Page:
At ShContemporary, Shanghai's largest art fair, everyone is talking about something that didn't actually happen. Eight pigs, tattooed with Louis Vuitton logos and Walt Disney characters, were supposed to be exhibited as part of an artwork by Belgian artist Wim Delvoye. Chinese authorities banned the pig exhibition, Delvoye says, "not because of sanitation issues, not because of animal rights, not because of ideological considerations, not because there's something anti-communist, not because there's nudity in it — but this time it was not allowed because it was not art."
Instead, Delvoye is putting on display a Swiss man named Tim Steiner, whose back Delvoye has tattooed with a scene featuring the Virgin Mary. The tattoo on Steiner's back has been sold for almost $215,000 to a collector who has the right to remove it after he dies. Delvoye says bluntly that this is one yardstick that makes the tattoo an artwork, rather than just another tattoo.
"It's art because it got sold," Delvoye says.
Steiner is contractually bound to display his tattooed back at various events and functions, including ShContemporary, where he sits on a stool facing a wall so people can marvel at his back. He is a living canvas whose back will live on as artwork after his death, yet he denies that the concept is macabre. "If the project finishes the way it should, and the skin will be removed and properly framed, then I will exist forever, at least a part of me will, and I find that concept more exciting than morbid," Steiner says.
Wednesday, September 10, 2008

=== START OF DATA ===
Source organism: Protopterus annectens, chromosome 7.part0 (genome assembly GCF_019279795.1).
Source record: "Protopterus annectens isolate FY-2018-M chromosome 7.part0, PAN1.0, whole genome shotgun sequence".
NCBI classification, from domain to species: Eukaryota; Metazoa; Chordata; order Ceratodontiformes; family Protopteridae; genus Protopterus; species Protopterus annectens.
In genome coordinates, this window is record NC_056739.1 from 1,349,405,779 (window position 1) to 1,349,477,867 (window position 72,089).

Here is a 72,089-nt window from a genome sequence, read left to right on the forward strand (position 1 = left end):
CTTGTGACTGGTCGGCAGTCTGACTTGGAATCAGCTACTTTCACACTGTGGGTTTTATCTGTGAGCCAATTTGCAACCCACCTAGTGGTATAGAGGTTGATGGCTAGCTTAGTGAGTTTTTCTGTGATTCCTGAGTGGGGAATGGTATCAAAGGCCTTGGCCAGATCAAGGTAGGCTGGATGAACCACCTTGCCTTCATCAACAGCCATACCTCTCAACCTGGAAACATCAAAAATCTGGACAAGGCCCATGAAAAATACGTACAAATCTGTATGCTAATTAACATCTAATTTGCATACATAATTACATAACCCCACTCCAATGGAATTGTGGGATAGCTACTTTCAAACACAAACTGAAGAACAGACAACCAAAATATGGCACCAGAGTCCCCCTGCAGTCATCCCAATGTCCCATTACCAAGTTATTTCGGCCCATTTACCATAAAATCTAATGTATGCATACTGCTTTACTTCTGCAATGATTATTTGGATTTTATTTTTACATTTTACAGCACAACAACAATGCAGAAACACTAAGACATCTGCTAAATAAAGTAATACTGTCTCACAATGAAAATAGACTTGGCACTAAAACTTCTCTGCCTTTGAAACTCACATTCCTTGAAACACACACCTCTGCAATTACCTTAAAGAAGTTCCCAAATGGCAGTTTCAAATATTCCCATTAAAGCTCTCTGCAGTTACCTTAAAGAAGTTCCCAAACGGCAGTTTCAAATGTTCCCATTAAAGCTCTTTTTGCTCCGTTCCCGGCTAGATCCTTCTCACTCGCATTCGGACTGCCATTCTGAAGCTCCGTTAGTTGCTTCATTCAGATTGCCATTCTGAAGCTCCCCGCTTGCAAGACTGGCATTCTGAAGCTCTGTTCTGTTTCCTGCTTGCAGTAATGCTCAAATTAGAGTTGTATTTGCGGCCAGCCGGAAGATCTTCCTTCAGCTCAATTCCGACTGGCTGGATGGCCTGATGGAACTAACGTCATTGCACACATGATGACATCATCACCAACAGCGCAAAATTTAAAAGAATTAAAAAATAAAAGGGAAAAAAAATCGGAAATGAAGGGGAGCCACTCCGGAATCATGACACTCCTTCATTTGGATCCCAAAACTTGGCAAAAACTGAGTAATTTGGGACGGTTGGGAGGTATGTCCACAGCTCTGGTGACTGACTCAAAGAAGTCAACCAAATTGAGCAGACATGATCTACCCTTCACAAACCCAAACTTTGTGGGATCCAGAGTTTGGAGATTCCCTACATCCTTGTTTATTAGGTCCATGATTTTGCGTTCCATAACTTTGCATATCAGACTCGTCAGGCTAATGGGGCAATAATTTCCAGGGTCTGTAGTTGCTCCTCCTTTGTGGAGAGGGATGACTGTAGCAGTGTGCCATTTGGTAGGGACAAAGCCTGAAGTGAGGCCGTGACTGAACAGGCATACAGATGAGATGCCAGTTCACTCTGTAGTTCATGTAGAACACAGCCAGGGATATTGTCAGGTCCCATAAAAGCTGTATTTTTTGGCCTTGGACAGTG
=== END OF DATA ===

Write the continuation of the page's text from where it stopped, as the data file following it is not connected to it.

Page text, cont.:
What's the difference between the presidential campaign before and after the national political conventions? Lipstick. "You can put lipstick on a pig," Barack Obama told a rally in a reference to a line in Sarah Palin's vice presidential acceptance speech. "It's still a pig. You can wrap an old fish in a piece of paper called change. It's still going to stink after eight years."
Democratic presidential nominee Barack Obama told an audience Tuesday that GOP presidential nominee John McCain says he'll change Washington, but he's just like President Bush. "You can put lipstick on a pig," he said to an outbreak of laughter, shouts and raucous applause from his audience, clearly drawing a connection to Palin's joke even if it's not what Obama meant.
McCain's campaign called the comments "offensive and disgraceful" and said Obama owes Palin an apology. Obama's campaign said he wasn't referring to Palin and said the GOP camp was engaging in a "pathetic attempt to play the gender card." Obama's camp also noted that McCain once used the same phrase to describe Hillary Rodham Clinton's health care plan. Obama followed up by saying Palin is an interesting story, drawing boos at the mention of her name that he tried to cut off.
-excerpt from NPR
Tuesday, September 9, 2008
Pssst. The secret's out at KFC. Well, sort of. Colonel Harland Sanders' handwritten recipe of 11 herbs and spices was to be removed Tuesday from safekeeping at KFC's corporate offices for the first time in decades. The temporary relocation is allowing KFC to revamp security around a yellowing sheet of paper that contains one of the country's most famous corporate secrets.
The brand's top executive admitted his nerves were aflutter despite the tight security he lined up for the operation. "I don't want to be the president who loses the recipe," KFC President Roger Eaton said. "Imagine how terrifying that would be."